US Considers Taliban Talks

The reports of the Afghan government seeking some kind of rapprochement with the Taliban seem stronger than ever, and in a move which General David Petraeus said he supports earlier this month the United States may be considering not just backing the talks but being directly involved in them.

The move is not expected to come until after next week’s Presidential election, and will reportedly not include the higher ranking Taliban officials. The push for a new strategy in Afghanistan seems all the more important as the violence spirals out of control and the disillusioned civilian population turns on President Hamid Karzai. Admiral Michael Mullen says that he expects the situation to grow even worse next year.

The Taliban has denied participating in any peace talks, which the Saudi government is reportedly trying to broker. The early “talks” reported in September were not attended by Taliban, but were rather preliminary talks between the Afghan government and other people with no recent Taliban ties.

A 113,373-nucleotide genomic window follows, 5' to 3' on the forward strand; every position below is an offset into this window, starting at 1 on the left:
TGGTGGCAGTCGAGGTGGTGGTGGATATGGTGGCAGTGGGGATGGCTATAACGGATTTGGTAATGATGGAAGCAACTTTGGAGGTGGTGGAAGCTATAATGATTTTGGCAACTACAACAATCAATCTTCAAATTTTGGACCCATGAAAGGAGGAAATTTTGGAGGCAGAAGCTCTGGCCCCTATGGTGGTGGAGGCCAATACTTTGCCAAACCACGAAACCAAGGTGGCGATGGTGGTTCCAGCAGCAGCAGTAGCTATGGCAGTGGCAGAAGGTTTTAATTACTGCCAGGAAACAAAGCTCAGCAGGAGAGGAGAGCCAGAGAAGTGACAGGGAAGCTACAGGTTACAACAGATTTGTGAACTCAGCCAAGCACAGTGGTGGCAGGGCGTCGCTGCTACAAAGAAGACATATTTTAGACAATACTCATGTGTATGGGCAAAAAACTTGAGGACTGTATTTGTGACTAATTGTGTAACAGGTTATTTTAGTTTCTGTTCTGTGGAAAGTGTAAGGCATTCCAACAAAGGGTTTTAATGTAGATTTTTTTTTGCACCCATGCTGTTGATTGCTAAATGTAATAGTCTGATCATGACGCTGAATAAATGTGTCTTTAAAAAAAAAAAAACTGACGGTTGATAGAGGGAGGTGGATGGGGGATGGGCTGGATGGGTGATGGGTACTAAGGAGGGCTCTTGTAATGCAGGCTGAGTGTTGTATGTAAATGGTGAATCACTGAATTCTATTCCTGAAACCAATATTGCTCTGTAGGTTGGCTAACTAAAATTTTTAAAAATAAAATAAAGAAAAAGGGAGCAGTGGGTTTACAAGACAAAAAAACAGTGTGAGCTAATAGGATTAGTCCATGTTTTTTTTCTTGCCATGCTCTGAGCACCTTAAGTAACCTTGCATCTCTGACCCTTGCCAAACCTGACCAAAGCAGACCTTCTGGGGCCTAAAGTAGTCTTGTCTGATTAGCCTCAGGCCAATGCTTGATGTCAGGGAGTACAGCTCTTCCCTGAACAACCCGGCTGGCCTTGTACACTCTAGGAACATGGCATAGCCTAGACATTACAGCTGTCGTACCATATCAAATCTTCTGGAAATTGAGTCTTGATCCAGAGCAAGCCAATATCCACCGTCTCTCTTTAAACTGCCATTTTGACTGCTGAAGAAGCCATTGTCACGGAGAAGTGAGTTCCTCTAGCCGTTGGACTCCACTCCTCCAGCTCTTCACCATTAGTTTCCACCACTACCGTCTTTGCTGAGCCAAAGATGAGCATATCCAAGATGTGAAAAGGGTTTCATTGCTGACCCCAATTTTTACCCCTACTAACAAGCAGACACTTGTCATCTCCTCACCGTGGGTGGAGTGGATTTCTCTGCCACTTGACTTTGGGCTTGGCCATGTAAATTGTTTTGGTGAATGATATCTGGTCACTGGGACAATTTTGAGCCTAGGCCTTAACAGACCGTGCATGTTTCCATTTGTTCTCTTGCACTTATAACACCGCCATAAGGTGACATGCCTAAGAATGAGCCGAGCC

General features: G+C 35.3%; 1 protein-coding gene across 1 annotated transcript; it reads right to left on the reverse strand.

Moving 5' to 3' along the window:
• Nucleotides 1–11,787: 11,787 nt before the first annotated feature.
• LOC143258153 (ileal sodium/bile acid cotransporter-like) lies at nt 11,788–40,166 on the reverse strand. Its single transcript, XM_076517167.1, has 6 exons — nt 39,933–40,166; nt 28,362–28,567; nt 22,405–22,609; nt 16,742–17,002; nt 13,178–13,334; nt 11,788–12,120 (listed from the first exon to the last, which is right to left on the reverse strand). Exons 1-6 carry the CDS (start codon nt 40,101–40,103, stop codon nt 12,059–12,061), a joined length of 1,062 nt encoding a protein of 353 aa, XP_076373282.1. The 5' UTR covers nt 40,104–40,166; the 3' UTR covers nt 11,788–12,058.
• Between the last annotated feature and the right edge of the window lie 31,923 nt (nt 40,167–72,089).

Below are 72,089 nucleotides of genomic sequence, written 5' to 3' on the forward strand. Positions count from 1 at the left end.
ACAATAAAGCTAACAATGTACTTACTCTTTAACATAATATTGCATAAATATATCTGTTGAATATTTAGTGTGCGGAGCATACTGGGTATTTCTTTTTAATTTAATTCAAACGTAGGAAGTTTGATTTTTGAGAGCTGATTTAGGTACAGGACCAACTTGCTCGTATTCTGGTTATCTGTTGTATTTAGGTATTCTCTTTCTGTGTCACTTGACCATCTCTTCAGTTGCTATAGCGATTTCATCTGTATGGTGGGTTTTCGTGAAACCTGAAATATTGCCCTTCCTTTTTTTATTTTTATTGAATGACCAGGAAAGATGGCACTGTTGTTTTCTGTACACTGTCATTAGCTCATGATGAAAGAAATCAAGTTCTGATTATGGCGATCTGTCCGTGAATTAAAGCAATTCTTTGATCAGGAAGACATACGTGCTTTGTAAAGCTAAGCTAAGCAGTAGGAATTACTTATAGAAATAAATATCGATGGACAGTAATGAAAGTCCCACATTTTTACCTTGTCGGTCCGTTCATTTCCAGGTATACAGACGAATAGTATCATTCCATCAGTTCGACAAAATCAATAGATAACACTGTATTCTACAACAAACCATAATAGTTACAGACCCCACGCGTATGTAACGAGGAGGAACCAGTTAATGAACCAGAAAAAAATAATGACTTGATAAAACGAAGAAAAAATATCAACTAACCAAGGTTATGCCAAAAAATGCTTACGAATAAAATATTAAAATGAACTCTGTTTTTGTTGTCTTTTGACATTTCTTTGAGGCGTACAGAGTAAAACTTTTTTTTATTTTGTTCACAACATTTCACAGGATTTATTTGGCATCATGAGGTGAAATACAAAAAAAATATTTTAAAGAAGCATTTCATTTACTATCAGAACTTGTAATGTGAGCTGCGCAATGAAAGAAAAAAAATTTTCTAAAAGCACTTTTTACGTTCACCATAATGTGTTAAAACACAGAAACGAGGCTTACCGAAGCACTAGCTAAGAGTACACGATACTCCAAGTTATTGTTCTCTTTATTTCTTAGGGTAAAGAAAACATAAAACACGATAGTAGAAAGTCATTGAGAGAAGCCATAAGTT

The move may come as something of a surprise in Pakistan, where top state department official Richard Boucher has made regular visits to warn the Pakistani government against peace talks of its own. According to Secretary Boucher, only “harsh military means” can solve the problem of violence in the restive border region between Pakistan and Afghanistan. Since these talks would not only involve similar Pakistan-based groups but in many cases the exact same people who would be involved in the impending US-Afghanistan talks, the appearance of a double standard may further exacerbate tensions with the Pakistani government.

Author: Jason Ditz

Jason Ditz is Senior Editor for He has 20 years of experience in foreign policy research and his work has appeared in The American Conservative, Responsible Statecraft, Forbes, Toronto Star, Minneapolis Star-Tribune, Providence Journal, Washington Times, and the Detroit Free Press.